Library Notes 11 September 2020

Published on 11 September 2020

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New Adult Non Fiction

Take Two Fat Quarters Home, 16 gorgeous sewing projects for using up your fat quarter stash by Wendy Gardiner
How to Embroider Almost Everything, 500+ motifs and easy stitch tutorials by Wendi Gratz
Ready to Paint in 30 Minutes Mountain Scenes in Watercolor by Lesley Linley
Blackwork Embroidery, 13 modern projects by Bernadette Baldelli
Dine in my Halal Kitchen by Hayedeh Sedghi
The Seasons in Silk Embroidery, 20 beautiful designs by Tatiana Popova
Beginner’s Guide to Blackwork by Lesley Wilkins
Scroll Saw Baby Animals by Judy and Dave Peterson
Quilt As You Go Made Vintage, 9 Projects by Jera Brandvig

 

Pam Coleman- Community Engagement Librarian  
Paper, scissors, rock.

My newfound love affair with non-fiction continues this week with a book by Merilyn Simonds.  One should never judge a book by its cover (of course we all do) but I was captivated by the title ‘Gutenberg’s Fingerprint: Paper, pixels and the lasting impression of books.’

The book mostly addresses the shift in how humans read books and the introduction of digitization and the eBook. But what really interested me as both a bibliophile and a historophile was the fascinating history of the printed word and paper.

As you can see from most people’s recycling bins, paper is one of the world's greatest and most ubiquitous inventions. We use it to write and print on, cover our walls, and clean ourselves, among other things. The history of paper is a fascinating story and without it we wouldn’t have books.

While people were writing long before paper was invented, paper as we know it, is largely accepted as being invented in China.  Early papermaking, likely involved mixing mulberry bark, hemp and rags with water, mashing it into pulp, pressing out the liquid, and hanging the thin mat to dry in the sun. 

Interestingly, in Europe paper was disdained by the Christian world with the Holy Roman Emperor Frederick II declaring all official documents written on paper to be invalid. But with the invention of the mechanical printing press by Johannes Gutenberg, a goldsmith from Mainz in Germany, masses of people soon embraced the new technology. 

Incidentally, some might know the Gutenberg name from Project Gutenberg, a library of 60,000 free eBooks made up of works which are in the public domain, mostly books which are now out of copyright such as Pride and Prejudice, Alice’s Adventures in Wonderland and Grimm’s Fairy Tales. Check it out, there are some amazing titles and you don’t need any apps to be able to read them. 

Today, paper is made from trees mostly grown on working forests and from recycled paper. Even in 1702 paper was so cheap that it could be printed and then discarded after use becoming the very media you are reading now. You guessed it - the newspaper!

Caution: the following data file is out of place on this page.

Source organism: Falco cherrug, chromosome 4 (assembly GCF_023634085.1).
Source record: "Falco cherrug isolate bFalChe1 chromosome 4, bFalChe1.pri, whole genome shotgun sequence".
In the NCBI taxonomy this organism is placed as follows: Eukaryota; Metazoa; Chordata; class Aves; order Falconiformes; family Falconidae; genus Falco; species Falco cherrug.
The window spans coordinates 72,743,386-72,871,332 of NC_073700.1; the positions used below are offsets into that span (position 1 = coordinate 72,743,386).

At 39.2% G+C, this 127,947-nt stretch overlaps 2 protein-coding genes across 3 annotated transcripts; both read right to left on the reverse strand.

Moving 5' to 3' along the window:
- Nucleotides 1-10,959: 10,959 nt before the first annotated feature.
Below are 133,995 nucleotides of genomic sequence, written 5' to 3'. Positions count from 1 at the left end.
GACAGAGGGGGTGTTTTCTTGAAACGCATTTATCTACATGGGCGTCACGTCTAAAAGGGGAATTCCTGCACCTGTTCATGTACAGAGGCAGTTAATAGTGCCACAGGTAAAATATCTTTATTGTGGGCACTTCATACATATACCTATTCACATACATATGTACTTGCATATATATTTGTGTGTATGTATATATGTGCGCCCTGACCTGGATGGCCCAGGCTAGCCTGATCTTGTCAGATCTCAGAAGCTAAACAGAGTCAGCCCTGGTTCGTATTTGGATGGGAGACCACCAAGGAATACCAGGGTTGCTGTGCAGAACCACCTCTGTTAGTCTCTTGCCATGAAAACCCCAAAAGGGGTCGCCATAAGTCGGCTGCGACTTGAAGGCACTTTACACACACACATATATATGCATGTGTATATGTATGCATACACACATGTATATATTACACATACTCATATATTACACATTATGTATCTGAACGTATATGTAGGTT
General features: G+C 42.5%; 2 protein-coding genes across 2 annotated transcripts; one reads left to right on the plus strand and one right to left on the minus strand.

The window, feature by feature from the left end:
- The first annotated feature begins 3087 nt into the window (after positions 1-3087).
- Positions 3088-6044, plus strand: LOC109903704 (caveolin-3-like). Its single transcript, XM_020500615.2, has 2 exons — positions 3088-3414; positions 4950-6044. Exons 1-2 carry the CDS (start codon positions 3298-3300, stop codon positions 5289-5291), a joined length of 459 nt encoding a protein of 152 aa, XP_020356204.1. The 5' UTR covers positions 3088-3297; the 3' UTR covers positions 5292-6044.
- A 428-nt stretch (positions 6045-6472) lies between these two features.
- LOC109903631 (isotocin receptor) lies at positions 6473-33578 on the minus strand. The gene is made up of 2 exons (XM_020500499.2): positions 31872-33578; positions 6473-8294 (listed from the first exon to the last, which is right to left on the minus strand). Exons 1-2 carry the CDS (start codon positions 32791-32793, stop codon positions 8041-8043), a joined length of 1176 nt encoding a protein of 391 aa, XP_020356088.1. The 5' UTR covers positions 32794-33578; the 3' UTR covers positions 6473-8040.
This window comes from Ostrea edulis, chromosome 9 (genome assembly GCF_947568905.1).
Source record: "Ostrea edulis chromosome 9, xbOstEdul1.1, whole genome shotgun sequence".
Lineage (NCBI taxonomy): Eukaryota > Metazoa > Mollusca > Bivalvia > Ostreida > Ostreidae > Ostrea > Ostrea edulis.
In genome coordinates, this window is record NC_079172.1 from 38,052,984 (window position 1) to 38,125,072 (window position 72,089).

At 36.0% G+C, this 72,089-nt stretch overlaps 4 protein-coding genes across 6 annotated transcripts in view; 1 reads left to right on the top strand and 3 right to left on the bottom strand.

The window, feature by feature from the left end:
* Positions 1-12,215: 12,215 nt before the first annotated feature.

Since it’s somewhat relevant to 2020, Joseph Gayetty is credited with inventing the first commercially successful modern day toilet paper, although in fact the Chinese had got there hundreds of years earlier. The loo roll revolution has its own story but we have a ‘shortage’ of space here for that. 

Whether it’s the story of paper, printing or TP you are interested in, Simonds’s ‘Gutenberg’s Fingerprint’ is a great read. Some might say it’s even soft, strong and very long.

 

What’s On

Most of our programming is cancelled due to level 2 restrictions. Any exceptions are noted below.

Exhibitions
Expressions in Colour, by Audrey Garratt, September 2020 Te Takeretanga o Kura-hau-pō Gallery
Whenu - A Multimedia Exhibition, Five contemporary artists from around the region have come together, each weaving their innovation and story-telling into one space. Saturday 29th August to Sunday 11th October, Te Awahou Niuewe Stroom

Heritage room:
The Heritage rooms at Te Takeretanga o Kura-hau-pō are manned by volunteers 10am-12.30 pm Monday to Saturday.

Friday 11 September
Friday Concert: Te Takeretanga o Kura-hau-pō 12pm

Library Opening Hours

Te Takeretanga o Kura-hau-pō
Mon – Fri: 9am – 5.30pm
Saturday 10am – 4pm
Sunday 1pm – 4pm

Te Awahou Nieuwe Stroom
Monday to Friday: 9am – 5.00pm
Saturday 10am – 4pm
Sunday 10am – 4pm

Shannon Library
Monday – Friday: 10am – 12pm and 1pm - 5pm
Saturday: 10am – 12pm|
Closed Sunday


Things to note:
• Contact tracing is still in place
• Please continue to follow all level 2 physical distancing and hygiene advice 
• Library programming remains cancelled until further notice
• The Youth Space remains closed until further notice

Our most up to date information is available on our social media pages where you can also find out about our online programmes and services.

Te Takeretanga o Kura-hau-pō Facebook

Te Awahou Nieuwe Stroom Facebook

 Shannon Library Facebook

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